Ready to pick 40 to 50 days after sown, zucchini (Cucurbita pepo) can bear heavy harvests, but poor weather and calcium deficiency sometimes cause rotting. An annual plant, zucchini grows in clumps of large, hairy leaves patterned with light greenish-gray splotches and streaks. Zucchini fruits are picked young when they're about 6 to 8 inches long and 2 to 3 inches in diameter, depending on the variety. Larger fruits are tougher and less sweet.
Zucchini fruits rot when lying on wet ground. Zucchini plants begin to produce fruit in early summer in cold climates and early winter and early summer in warm areas, when the weather is often wet and rainy conditions make the ground damp for long periods. Zucchini fruits lying directly on wet ground develop fruit rot, which starts at the fruit tips. In order to help control fruit rot, put a 2- to 3-inch-thick layer of clean, fresh straw beneath zucchini plants but not touching their stalks, and ensure new fruits are supported by the straw as they develop.
Low Bee Activity
Female zucchini fruits that aren't pollinated rot and die. Each female zucchini flower has a small, immature zucchini fruit connecting to its stem. If a female flower doesn't receive any pollen from a male flower, then the small fruit begins to develop but suddenly stops growing, shrivels and dies. Bees usually pollinate zucchini, but they're less active than normal during cold, rainy weather. As temperatures rise and dry, sunny periods increase, more zucchini fruits usually develop. In warm climates, excessive heat can reduce bee activity. In order to hand-pollinate zucchinis, pinch off a male flower when it's dusty with pollen, and rub it gently into the central structure of fully open female flowers.
Erratic watering causes blossom end rot in zucchini fruits. Blossom end rot begins as a small watery bruise at the tip of a zucchini fruit and often spreads and covers the whole end, causing a black or brown sunken depression that can turn moldy. The flower petals of an affected zucchini plant can remain attached, and usually the rest of the fruit is unaffected. A symptom of calcium deficiency, blossom end rot is caused by drought, fluctuating moisture levels in the soil, damaged roots and other factors that prevent zucchinis from absorbing calcium from the soil. Fresh, non-rotted manure and excessive nitrogen fertilizer applications also can cause blossom end rot. Water zucchini plants' soil regularly so that the soil is constantly moist but never sodden. Also, spread a 2- to 3-inch-thick layer of organic mulch, such as garden compost or leaf mold, on top of the soil but not touching the plant stalks; mulch helps retain soil moisture.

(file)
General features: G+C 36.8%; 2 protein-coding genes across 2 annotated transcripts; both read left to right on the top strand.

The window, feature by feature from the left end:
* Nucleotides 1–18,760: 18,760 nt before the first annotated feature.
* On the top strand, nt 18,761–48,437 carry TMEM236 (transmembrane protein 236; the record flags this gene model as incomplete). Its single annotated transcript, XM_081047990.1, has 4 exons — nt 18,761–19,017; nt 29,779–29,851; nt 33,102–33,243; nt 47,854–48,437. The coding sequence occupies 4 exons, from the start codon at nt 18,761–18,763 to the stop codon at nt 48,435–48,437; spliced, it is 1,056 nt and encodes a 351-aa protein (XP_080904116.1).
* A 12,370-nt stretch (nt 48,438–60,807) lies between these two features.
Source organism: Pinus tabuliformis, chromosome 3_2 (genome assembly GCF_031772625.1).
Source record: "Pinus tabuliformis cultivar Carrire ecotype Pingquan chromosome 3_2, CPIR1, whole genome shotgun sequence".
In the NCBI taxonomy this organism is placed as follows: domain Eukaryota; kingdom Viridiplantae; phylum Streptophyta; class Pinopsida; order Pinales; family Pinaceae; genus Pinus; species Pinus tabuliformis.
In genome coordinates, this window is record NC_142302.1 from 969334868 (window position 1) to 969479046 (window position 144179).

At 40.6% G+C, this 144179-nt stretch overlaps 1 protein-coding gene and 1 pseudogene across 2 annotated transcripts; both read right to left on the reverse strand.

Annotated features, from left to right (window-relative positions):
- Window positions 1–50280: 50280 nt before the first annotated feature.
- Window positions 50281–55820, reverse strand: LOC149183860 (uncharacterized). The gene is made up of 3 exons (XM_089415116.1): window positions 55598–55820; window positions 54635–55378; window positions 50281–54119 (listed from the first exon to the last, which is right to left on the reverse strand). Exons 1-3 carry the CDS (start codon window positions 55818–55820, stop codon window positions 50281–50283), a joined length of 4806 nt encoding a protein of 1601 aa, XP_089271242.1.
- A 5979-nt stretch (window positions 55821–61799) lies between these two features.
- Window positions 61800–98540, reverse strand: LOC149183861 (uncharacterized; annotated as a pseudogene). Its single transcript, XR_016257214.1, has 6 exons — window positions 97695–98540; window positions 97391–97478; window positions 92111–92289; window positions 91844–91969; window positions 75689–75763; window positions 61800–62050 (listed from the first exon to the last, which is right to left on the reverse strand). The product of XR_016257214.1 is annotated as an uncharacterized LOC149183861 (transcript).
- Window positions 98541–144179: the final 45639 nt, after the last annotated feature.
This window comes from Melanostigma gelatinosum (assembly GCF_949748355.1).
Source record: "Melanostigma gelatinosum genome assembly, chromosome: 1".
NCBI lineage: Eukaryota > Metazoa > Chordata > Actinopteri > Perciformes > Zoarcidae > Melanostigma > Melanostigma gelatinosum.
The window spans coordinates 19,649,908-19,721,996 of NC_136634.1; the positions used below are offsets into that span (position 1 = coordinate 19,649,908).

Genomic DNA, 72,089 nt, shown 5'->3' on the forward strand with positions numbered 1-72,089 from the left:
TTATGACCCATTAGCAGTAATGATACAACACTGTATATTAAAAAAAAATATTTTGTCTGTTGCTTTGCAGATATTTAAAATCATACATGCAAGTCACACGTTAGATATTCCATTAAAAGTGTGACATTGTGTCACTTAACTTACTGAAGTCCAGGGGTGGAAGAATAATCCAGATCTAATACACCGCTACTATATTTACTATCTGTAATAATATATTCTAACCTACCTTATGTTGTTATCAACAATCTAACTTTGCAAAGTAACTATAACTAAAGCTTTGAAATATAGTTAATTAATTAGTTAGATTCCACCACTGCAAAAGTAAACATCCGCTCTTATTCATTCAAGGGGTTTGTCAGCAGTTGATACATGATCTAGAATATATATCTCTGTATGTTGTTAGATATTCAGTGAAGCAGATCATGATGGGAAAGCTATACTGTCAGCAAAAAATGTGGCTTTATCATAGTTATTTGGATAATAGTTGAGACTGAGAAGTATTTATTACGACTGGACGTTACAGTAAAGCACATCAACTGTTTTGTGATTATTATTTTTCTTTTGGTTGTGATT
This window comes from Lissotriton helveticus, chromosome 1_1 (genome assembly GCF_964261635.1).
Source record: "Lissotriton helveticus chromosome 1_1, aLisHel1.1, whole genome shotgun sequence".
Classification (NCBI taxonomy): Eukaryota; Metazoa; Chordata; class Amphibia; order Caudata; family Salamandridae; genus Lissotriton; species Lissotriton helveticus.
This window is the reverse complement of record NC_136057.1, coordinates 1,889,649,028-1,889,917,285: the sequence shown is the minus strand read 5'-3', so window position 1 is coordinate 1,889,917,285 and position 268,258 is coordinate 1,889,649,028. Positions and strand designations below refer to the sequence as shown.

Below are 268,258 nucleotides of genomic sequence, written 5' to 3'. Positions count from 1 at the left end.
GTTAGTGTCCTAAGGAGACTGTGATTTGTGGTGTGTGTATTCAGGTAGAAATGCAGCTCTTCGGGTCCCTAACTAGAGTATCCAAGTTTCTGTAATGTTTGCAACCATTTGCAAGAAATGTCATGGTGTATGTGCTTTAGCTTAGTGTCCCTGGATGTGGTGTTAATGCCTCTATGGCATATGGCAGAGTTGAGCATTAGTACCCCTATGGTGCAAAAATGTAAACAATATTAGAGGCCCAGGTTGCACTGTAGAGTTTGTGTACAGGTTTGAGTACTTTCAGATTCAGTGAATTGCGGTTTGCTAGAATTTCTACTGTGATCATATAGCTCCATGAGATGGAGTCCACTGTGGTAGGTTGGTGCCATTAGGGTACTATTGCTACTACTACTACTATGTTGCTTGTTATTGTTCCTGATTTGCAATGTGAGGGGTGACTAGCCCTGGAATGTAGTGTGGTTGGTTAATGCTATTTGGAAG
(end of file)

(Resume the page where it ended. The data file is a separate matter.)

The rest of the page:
Zucchini plants growing in the most favorable conditions produce the healthiest fruits. Grow zucchinis in full-sun sites and well-drained soil rich in organic matter. If the soil drains poorly, then grow zucchinis on small hills 6 to 9 inches high. Space plants 24 inches apart, and fertilize the soil with a ready-to-use, slow-release, 14-14-14 granular product applied at a rate of 1/4 pound per 10 square feet when transplanting plants or once while seedlings grow strongly. Sprinkle the granules evenly on the soil around the plants, avoiding the plant stems, and work the granules gently into the surface of the soil, or apply the product according to its manufacturer's instructions. Pick zucchini fruits regularly to encourage the plants to continue to flower and fruit.
- Missouri Botanical Garden: Blossom End Rot of Cucurbits
- University of Wisconsin Cooperative Extension: Blossom End Rot
- Kansas State University Research and Extension, Johnson County: Zucchinis -- Not That Easy to Grow Anymore
- Iowa State University Extension: Ask the ISU Garden Experts About -- Zucchini Rot, Grass Spiders and Iris Borers
- University of Florida IFAS Extension: Squash, Zucchini -- Cucurbita pepo
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